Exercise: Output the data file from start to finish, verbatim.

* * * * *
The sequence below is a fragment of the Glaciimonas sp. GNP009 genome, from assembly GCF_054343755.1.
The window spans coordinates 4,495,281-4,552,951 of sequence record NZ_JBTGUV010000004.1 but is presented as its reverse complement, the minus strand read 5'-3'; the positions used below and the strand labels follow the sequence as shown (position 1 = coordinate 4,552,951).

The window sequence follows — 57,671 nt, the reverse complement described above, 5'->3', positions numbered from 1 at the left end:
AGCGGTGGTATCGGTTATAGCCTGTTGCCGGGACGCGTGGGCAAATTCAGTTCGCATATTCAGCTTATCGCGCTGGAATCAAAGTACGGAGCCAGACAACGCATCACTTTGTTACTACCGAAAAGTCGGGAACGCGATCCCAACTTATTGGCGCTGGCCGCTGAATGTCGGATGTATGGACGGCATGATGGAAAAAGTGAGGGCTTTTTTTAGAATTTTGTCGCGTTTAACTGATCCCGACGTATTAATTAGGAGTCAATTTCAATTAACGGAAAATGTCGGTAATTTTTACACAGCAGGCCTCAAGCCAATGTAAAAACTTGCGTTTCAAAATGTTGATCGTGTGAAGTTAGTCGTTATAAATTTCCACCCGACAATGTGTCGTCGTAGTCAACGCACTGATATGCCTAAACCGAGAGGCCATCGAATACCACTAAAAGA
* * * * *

The sequence below is a fragment of the Glaciimonas sp. GNP009 genome, from assembly GCF_054343755.1.
The window spans coordinates 4,495,281-4,552,951 of sequence record NZ_JBTGUV010000004.1 but is presented as its reverse complement, the minus strand read 5'-3'; the positions used below and the strand labels follow the sequence as shown (position 1 = coordinate 4,552,951).

The window sequence follows — 57,671 nt, the reverse complement described above, 5'->3', positions numbered from 1 at the left end:
AGCGGTGGTATCGGTTATAGCCTGTTGCCGGGACGCGTGGGCAAATTCAGTTCGCATATTCAGCTTATCGCGCTGGAATCAAAGTACGGAGCCAGACAACGCATCACTTTGTTACTACCGAAAAGTCGGGAACGCGATCCCAACTTATTGGCGCTGGCCGCTGAATGTCGGATGTATGGACGGCATGATGGAAAAAGTGAGGGCTTTTTTTAGAATTTTGTCGCGTTTAACTGATCCCGACGTATTAATTAGGAGTCAATTTCAATTAACGGAAAATGTCGGTAATTTTTACACAGCAGGCCTCAAGCCAATGTAAAAACTTGCGTTTCAAAATGTTGATCGTGTGAAGTTAGTCGTTATAAATTTCCACCCGACAATGTGTCGTCGTAGTCAACGCACTGATATGCCTAAACCGAGAGGCCATCGAATACCACTAAAAGA